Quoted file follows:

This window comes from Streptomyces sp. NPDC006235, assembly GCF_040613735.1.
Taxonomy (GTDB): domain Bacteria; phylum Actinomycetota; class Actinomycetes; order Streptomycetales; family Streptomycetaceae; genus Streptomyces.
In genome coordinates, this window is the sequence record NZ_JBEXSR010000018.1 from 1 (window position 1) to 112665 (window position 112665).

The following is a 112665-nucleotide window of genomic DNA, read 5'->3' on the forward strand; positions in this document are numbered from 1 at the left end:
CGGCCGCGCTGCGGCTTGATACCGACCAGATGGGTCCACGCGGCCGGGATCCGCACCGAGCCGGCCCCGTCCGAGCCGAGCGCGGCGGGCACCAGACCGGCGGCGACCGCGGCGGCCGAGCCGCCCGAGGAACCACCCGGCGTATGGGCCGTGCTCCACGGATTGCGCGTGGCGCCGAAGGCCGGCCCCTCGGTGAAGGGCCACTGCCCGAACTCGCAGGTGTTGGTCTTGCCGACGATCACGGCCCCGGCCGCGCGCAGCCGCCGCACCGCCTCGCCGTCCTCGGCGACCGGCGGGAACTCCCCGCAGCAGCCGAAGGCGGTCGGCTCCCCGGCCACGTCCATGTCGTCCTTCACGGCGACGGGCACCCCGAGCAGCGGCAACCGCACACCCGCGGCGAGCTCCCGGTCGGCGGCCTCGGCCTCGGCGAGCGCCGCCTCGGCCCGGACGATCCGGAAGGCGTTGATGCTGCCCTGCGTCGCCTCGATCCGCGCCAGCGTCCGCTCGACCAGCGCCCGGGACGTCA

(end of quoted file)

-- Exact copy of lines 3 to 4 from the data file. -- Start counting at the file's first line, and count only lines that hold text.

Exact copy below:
In genome coordinates, this window is the sequence record NZ_JBEXSR010000018.1 from 1 (window position 1) to 112665 (window position 112665).

The following is a 112665-nucleotide window of genomic DNA, read 5'->3' on the forward strand; positions in this document are numbered from 1 at the left end: